C

3

The U.S. Preventive Services Task Force recommends against routine screening for ovarian cancer, including use of transvaginal ultrasonography, cancer antigen 125 testing, and screening pelvic examinations.

A

10

An adnexal mass occurring during pregnancy can be managed expectantly because the risk of malignancy is low.

C

18, 19, 21, 22

Transvaginal ultrasonography should be the first imaging test used to identify and characterize an adnexal mass.

C

6

Cancer antigen 125 testing alone should not be used to differentiate between a benign and a malignant adnexal mass.

C

6, 16


A = consistent, good-quality patient-oriented evidence; B = inconsistent or limited-quality patient-oriented evidence; C = consensus, disease-oriented evidence, usual practice, expert opinion, or case series. For information about the SORT evidence rating system, go to http://www.aafp.org/afpsort.

SORT: KEY RECOMMENDATIONS FOR PRACTICE

Clinical recommendationEvidence ratingReferences

Women who report abdominal or pelvic pain, increased abdominal size or bloating, or difficulty eating or feeling full quickly more than 12 times per month for less than 12 months' duration should be evaluated for ovarian cancer.

C

3

The U.S. Preventive Services Task Force recommends against routine screening for ovarian cancer, including use of transvaginal ultrasonography, cancer antigen 125 testing, and screening pelvic examinations.

A

10

An adnexal mass occurring during pregnancy can be managed expectantly because the risk of malignancy is low.

C

18, 19, 21, 22

Transvaginal ultrasonography should be the first imaging test used to identify and characterize an adnexal mass.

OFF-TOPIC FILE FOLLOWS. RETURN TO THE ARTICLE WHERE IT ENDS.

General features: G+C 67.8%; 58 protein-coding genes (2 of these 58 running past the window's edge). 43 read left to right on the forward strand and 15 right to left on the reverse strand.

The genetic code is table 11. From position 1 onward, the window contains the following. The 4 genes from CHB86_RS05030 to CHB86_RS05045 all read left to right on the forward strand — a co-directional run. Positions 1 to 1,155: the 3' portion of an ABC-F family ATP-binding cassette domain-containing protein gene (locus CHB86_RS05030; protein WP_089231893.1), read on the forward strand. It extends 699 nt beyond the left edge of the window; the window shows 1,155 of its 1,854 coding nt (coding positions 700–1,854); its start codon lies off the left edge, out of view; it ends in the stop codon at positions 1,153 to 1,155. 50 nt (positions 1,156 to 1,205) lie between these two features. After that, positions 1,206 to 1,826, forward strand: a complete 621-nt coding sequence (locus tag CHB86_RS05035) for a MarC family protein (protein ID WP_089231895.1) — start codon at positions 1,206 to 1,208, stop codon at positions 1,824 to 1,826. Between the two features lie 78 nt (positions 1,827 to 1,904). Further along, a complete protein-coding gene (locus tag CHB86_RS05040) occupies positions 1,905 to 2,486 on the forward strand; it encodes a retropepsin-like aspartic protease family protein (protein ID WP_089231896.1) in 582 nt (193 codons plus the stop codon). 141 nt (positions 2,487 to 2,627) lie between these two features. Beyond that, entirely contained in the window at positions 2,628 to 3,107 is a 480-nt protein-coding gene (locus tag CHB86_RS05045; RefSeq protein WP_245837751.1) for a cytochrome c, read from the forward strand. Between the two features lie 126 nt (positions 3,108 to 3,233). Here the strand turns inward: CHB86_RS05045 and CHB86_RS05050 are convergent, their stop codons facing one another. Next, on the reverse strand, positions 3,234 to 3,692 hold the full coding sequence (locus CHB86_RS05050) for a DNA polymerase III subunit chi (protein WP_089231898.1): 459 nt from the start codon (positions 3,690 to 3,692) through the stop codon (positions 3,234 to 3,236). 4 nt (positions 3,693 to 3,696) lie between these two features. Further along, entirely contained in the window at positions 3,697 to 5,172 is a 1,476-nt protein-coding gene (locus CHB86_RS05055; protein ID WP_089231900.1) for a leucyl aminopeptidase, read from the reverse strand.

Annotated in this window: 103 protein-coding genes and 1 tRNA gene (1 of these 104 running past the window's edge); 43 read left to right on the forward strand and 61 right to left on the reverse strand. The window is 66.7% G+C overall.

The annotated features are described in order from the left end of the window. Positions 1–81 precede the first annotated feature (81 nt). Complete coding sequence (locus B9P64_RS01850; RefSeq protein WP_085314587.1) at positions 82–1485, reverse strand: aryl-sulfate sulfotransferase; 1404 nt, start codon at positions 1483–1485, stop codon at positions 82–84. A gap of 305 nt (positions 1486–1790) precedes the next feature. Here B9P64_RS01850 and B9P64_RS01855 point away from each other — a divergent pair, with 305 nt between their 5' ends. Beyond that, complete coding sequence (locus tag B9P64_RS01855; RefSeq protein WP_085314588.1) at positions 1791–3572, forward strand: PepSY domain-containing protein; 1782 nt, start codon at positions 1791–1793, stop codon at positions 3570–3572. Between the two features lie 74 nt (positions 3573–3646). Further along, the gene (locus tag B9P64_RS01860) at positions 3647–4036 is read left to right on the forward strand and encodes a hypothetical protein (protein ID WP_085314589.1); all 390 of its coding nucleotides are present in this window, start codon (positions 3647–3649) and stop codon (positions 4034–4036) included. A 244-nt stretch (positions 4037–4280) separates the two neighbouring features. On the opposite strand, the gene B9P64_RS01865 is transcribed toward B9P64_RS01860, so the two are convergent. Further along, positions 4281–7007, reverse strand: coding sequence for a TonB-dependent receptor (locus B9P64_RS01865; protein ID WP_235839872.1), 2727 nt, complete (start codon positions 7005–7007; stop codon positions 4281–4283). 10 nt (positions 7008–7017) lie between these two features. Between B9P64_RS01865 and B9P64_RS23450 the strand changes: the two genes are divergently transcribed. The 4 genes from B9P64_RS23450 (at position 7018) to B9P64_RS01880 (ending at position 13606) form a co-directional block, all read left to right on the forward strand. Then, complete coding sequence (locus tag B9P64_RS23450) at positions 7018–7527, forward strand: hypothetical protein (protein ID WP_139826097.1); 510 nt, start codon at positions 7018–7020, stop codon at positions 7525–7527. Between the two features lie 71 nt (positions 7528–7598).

C

6

Cancer antigen 125 testing alone should not be used to differentiate between a benign and a malignant adnexal mass.

C

6, 16


A = consistent, good-quality patient-oriented evidence; B = inconsistent or limited-quality patient-oriented evidence; C = consensus, disease-oriented evidence, usual practice, expert opinion, or case series. For information about the SORT evidence rating system, go to http://www.aafp.org/afpsort.

The differential diagnosis for adnexal masses is broad. A previous American Family Physician article gives a complete list.4 The gynecologic causes of adnexal masses include

The Authors

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WENDY S. BIGGS, MD, is an associate professor in the Department of Family Medicine at the University of Kansas School of Medicine, Kansas City....

SARAH TULLY MARKS, MD, is an assistant professor in the Department of Family Medicine at the University of Kansas School of Medicine.

Address correspondence to Wendy S. Biggs, MD, University of Kansas, 3901 Rainbow Blvd., MS 4010, Kansas City, KS 66160 (e-mail: wbiggs@kumc.edu). Reprints are not available from the authors.

Author disclosure: No relevant financial affiliations.

REFERENCES